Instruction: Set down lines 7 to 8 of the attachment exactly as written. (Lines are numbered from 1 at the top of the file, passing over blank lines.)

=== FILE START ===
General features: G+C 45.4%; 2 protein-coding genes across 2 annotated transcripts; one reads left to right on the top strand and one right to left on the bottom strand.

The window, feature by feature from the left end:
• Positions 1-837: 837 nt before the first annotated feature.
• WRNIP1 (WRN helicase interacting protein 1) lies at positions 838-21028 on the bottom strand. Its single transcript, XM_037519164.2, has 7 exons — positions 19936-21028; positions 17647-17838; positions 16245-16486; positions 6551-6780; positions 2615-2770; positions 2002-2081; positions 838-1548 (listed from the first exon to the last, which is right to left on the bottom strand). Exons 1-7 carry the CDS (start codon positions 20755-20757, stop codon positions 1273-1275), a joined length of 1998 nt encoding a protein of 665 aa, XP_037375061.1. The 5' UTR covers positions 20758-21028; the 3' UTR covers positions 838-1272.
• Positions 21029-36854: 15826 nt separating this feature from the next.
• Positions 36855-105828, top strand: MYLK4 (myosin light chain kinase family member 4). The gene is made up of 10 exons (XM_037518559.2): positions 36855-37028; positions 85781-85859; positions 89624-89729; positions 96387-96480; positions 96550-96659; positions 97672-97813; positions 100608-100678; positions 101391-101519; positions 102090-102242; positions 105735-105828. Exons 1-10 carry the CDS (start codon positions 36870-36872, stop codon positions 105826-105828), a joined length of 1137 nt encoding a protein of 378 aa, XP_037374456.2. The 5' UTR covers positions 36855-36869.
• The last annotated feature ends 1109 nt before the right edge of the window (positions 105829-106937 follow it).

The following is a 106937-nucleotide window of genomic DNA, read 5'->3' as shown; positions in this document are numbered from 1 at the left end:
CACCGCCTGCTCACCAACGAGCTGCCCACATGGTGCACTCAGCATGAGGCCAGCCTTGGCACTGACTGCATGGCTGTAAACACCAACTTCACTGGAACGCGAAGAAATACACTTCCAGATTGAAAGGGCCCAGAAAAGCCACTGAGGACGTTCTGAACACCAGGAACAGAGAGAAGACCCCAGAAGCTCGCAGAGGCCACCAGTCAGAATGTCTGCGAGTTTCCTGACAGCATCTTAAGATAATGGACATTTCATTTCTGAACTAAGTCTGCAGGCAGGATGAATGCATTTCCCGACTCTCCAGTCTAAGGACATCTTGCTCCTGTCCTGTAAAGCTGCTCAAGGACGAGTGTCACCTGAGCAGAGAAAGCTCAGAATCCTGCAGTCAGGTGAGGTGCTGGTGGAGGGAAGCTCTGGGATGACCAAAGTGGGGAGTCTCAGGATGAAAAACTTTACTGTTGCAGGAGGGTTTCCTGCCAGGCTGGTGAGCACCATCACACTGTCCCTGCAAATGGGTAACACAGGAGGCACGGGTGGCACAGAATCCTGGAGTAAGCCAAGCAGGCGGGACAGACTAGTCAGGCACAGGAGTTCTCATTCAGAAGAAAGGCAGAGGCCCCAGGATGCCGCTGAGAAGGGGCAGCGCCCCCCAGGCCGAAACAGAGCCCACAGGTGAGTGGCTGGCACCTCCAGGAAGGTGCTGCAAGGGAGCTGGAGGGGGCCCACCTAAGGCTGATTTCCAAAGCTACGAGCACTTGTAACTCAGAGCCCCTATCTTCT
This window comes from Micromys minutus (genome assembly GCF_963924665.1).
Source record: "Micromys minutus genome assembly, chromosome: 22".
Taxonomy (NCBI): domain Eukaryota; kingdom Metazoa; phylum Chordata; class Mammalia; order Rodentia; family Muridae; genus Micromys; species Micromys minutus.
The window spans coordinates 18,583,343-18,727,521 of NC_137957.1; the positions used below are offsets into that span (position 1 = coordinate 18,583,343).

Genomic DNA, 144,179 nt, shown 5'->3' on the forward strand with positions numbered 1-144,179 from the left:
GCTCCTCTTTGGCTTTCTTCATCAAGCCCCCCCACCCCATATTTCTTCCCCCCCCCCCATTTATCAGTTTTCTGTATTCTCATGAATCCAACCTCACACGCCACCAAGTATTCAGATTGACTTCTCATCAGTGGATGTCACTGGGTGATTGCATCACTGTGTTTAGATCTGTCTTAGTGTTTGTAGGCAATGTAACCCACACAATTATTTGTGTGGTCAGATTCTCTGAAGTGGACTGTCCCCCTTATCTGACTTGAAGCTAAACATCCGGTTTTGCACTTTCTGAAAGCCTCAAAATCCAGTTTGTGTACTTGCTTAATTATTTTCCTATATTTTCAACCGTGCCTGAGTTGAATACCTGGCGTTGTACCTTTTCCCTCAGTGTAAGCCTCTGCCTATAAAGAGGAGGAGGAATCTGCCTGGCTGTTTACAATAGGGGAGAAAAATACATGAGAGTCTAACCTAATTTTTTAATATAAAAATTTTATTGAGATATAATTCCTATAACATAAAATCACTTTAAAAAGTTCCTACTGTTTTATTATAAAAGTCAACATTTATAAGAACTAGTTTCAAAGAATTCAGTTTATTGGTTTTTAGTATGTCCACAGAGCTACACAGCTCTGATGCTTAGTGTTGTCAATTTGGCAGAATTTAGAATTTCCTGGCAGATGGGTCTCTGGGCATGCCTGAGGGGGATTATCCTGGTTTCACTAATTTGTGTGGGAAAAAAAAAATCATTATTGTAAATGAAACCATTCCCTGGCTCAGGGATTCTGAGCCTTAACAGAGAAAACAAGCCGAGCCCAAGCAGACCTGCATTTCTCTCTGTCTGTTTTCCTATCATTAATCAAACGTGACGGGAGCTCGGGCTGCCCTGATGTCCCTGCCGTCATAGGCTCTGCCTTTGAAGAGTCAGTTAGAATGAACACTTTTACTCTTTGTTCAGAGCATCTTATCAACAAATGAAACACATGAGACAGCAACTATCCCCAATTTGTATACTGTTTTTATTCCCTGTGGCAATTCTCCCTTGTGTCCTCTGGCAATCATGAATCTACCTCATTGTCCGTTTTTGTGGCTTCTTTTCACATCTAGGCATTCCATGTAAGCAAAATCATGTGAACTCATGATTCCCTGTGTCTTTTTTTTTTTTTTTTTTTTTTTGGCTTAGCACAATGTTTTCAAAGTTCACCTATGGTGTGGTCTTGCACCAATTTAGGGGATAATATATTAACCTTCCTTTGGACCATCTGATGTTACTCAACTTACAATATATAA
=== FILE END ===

• The last annotated feature ends 1109 nt before the right edge of the window (positions 105829-106937 follow it).

The following is a 106937-nucleotide window of genomic DNA, read 5'->3' as shown; positions in this document are numbered from 1 at the left end: